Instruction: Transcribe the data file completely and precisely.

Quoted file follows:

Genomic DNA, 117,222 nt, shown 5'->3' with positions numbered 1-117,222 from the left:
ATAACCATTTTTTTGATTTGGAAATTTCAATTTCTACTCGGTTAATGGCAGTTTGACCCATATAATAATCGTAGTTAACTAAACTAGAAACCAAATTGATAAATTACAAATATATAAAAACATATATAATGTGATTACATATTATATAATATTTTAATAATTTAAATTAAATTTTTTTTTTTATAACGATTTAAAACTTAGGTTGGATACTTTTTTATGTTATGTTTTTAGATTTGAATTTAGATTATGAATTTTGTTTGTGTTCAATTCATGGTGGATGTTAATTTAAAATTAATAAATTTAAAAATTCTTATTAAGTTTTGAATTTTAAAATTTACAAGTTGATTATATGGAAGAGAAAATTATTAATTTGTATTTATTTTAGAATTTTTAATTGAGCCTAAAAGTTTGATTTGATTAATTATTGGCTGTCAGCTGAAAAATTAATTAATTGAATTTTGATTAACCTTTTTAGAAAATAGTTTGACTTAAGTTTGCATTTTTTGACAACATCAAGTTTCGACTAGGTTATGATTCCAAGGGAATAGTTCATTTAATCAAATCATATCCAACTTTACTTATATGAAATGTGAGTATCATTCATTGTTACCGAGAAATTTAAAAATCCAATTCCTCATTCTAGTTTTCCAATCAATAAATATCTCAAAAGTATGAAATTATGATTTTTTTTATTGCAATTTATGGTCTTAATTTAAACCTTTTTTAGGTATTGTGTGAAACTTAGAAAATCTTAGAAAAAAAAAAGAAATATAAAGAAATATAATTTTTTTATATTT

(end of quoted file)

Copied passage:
Genomic DNA, 117,222 nt, shown 5'->3' with positions numbered 1-117,222 from the left:
ATAACCATTTTTTTGATTTGGAAATTTCAATTTCTACTCGGTTAATGGCAGTTTGACCCATATAATAATCGTAGTTAACTAAACTAGAAACCAAATTGATAAATTACAAATATATAAAAACATATATAATGTGATTACATATTATATAATATTTTAATAATTTAAATTAAATTTTTTTTTTTATAACGATTTAAAACTTAGGTTGGATACTTTTTTATGTTATGTTTTTAGATTTGAATTTAGATTATGAATTTTGTTTGTGTTCAATTCATGGTGGATGTTAATTTAAAATTAATAAATTTAAAAATTCTTATTAAGTTTTGAATTTTAAAATTTACAAGTTGATTATATGGAAGAGAAAATTATTAATTTGTATTTATTTTAGAATTTTTAATTGAGCCTAAAAGTTTGATTTGATTAATTATTGGCTGTCAGCTGAAAAATTAATTAATTGAATTTTGATTAACCTTTTTAGAAAATAGTTTGACTTAAGTTTGCATTTTTTGACAACATCAAGTTTCGACTAGGTTATGATTCCAAGGGAATAGTTCATTTAATCAAATCATATCCAACTTTACTTATATGAAATGTGAGTATCATTCATTGTTACCGAGAAATTTAAAAATCCAATTCCTCATTCTAGTTTTCCAATCAATAAATATCTCAAAAGTATGAAATTATGATTTTTTTTATTGCAATTTATGGTCTTAATTTAAACCTTTTTTAGGTATTGTGTGAAACTTAGAAAATCTTAGAAAAAAAAAAGAAATATAAAGAAATATAATTTTTTTATATTT